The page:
Japan’s victory over Russia impressed Prince Täfäri, an ardent student of military matters, and his trusted adviser, Heruy. Täfäri, whose original interest in Japan probably had been inspired by his father, Ras Makonnen, understood that Japan and the United States were the new centers of the world economy. By 1906 when Ras Makonnen died, the thirteen year-old Täfäri clearly had developed his goal, an essential part of which was to draw on the Japanese model. Japan had proved that a non-European nation could embrace modernization and stand as a cultural and technical equal to Europe….
As emperor, [Ras ‘Head’] Täfäri imitated the Japanese Emperor in his “attitude of exclusiveness,” because he thought it would help create “an imperial dignity lacking in Ethiopia.” Later as the Italo-Ethiopian war was brewing, the British Minister to Ethiopia, Sir Sidney Barton, explained: “the Emperor has always been interested in the achievements of Japan and his imagination sees similarities between the two countries which—however incredible it may seem to foreign observers—lead him to dream of Ethiopia as the Japan of Africa.”…
Ethiopia’s constitution of 1931 shows Japanese influence. Modeled on the Meiji Constitution of 1889, it concentrated and made more emphatic imperial power than did the Japanese. A Russian-educated intellectual and “Japanizer,” Takle-Hawaryat Takla-Maryam, wrote the draft of the Ethiopian Constitution, and the Emperor with his advisers Heruy and Ras Kasa modified it.
Even more dramatically, Foreign Minister Blaten Geta Heruy, special envoy of the Ethiopian emperor, left Addis Ababa on September 30, 1931, bound for Japan. Officially, his party was visiting to repay the Japanese Emperor for Japan’s representation at the recent coronation in Addis Ababa. In cultivating mutual relations, Heruy also wanted to see if the Ethiopians could carry out their plan for modernization along Japanese lines. Heruy and his mission were grandly treated. He later wrote: “Upon our arrival in Japan, I heard people’s joyful cries. Many Japanese citizens awaited us at the port waving Ethiopian and Japanese flags. The route to the hotel was flooded with people acclaiming us. Everywhere we went, it was the same phenomenon.”…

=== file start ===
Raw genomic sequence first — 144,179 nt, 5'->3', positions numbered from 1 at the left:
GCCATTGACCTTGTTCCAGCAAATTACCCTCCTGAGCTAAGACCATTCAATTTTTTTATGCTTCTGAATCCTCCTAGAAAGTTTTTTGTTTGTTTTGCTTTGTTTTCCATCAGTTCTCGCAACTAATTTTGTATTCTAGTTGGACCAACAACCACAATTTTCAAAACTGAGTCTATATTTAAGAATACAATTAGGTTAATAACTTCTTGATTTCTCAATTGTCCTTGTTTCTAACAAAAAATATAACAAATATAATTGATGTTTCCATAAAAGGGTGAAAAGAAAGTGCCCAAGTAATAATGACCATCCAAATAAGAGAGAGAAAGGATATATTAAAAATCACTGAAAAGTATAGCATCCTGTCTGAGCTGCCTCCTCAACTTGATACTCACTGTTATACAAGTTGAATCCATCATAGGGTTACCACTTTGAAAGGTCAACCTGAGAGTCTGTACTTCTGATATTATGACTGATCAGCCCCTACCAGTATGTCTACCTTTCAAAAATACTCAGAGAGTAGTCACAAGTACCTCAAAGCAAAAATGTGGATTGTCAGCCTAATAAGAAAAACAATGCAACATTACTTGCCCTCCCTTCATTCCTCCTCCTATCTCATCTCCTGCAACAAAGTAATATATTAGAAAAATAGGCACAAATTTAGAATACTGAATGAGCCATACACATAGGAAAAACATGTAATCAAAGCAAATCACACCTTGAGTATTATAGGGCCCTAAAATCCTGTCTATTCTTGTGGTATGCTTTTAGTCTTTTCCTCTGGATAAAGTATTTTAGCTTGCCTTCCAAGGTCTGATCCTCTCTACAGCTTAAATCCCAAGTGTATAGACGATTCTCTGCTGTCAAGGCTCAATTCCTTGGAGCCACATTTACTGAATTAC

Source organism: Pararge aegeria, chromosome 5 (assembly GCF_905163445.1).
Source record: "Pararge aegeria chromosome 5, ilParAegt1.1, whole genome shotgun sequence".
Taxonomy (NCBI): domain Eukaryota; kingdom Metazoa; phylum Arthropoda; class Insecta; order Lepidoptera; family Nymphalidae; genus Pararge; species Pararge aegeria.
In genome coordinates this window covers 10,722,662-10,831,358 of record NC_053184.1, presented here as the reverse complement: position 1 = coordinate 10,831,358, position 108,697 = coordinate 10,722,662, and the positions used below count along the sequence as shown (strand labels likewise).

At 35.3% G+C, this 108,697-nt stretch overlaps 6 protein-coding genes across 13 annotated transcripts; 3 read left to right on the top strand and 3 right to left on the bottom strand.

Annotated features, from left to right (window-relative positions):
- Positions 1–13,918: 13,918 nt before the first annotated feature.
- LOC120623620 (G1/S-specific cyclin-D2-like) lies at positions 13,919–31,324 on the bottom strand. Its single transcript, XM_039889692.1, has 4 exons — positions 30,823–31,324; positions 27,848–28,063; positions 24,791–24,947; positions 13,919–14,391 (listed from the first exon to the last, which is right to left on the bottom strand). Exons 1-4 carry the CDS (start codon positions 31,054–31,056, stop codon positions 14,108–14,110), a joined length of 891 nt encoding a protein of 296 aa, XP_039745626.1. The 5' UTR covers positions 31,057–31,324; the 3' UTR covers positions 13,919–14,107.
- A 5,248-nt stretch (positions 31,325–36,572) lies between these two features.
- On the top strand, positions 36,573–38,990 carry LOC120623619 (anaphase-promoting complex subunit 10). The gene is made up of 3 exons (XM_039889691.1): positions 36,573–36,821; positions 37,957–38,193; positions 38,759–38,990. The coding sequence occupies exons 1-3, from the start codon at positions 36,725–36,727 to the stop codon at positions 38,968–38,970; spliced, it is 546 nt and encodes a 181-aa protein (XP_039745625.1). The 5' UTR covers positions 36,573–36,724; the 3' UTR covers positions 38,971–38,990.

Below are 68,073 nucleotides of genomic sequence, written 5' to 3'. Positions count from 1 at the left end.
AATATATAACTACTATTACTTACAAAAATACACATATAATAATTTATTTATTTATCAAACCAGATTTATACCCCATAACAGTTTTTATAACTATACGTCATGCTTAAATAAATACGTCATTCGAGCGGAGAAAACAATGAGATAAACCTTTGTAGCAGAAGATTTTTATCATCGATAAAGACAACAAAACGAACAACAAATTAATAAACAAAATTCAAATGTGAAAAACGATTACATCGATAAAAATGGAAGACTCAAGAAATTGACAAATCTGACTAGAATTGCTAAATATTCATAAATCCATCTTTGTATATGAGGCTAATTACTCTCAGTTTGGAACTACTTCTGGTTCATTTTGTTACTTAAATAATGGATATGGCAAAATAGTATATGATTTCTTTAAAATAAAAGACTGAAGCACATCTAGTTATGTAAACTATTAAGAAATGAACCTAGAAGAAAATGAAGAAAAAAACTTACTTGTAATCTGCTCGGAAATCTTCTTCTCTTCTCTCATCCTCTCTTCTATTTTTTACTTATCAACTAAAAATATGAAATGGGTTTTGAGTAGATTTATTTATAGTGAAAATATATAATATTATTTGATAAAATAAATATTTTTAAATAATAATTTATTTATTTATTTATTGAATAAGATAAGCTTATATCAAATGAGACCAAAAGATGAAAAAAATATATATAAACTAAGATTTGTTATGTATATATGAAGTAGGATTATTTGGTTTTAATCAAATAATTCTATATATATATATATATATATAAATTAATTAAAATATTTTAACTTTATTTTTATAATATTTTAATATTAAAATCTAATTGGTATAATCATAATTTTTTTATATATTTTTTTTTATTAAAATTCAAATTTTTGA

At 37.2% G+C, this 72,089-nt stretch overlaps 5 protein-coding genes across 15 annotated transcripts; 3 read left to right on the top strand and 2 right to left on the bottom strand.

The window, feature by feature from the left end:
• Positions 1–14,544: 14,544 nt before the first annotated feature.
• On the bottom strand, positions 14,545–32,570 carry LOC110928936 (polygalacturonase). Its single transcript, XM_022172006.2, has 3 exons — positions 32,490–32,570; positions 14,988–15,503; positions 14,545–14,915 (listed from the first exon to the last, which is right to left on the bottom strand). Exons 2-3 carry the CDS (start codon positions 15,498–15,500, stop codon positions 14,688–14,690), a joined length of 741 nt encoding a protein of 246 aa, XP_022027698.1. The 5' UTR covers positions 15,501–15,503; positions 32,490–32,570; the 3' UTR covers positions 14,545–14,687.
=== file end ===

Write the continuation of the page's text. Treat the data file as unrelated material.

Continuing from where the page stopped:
The Japanese welcome had impressed Heruy. After returning to Ethiopia, in 1932 he published a book to introduce Japan to his countrymen. Entitled Mahdara Berhan Hagara Japan [Japan: The Source of Light], it was probably the first book by an African to make a serious attempt to introduce Japan to Africans. It was translated into Japanese as Dai Nippon [Great Japan] and published with a preface by the former foreign minister Sidehara in Tokyo in 1934….
It would seem the true reason for Heruy’s journey to Japan in 1931, however, was to seek arms and munitions from the Japanese government. But then, Japan was dealing with the Manchurian Incident and had worries other than supplying arms and munitions to Ethiopia.
Heruy’s admiration for Japan as a model alarmed the Western powers that had no wish to see a second Japan—this one in Africa. One European wrote in 1935 that during the previous four years Ethiopia had “embarked, with the close cooperation of Japan, on a life-and-death struggle with the white race, the consequences of which are incalculable.” He added that Italy was fighting the battle for sake of all colonial powers in Africa….
Despite the fervent adulation by Japanese civilians, in the end Heruy got none of the tangible aid he had hoped to get. Japan’s government eventually adapted itself to Italy’s conquest of the Ethiopian Empire by exchanging recognitions with Italy—Ethiopia for Manchukuo. This led in turn to the Anti-Comintern Pact, a wartime alliance, and, ultimately, to mutual devastation and defeat for Italy and Japan. Ethiopia, on the other hand, in 1941 became the first Axis-occupied country to be liberated.